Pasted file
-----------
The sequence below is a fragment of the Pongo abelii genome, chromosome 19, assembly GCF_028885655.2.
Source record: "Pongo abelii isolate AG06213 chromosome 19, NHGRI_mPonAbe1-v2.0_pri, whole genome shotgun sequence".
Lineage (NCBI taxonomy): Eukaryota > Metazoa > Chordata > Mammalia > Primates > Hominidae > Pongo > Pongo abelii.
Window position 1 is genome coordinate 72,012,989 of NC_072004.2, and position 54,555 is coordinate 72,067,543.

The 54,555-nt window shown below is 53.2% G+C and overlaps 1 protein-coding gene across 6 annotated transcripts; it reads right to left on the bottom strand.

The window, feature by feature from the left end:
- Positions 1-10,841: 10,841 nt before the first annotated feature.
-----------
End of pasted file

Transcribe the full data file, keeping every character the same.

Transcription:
The sequence below is a fragment of the Pongo abelii genome, chromosome 19, assembly GCF_028885655.2.
Source record: "Pongo abelii isolate AG06213 chromosome 19, NHGRI_mPonAbe1-v2.0_pri, whole genome shotgun sequence".
Lineage (NCBI taxonomy): Eukaryota > Metazoa > Chordata > Mammalia > Primates > Hominidae > Pongo > Pongo abelii.
Window position 1 is genome coordinate 72,012,989 of NC_072004.2, and position 54,555 is coordinate 72,067,543.

The 54,555-nt window shown below is 53.2% G+C and overlaps 1 protein-coding gene across 6 annotated transcripts; it reads right to left on the bottom strand.

The window, feature by feature from the left end:
- Positions 1-10,841: 10,841 nt before the first annotated feature.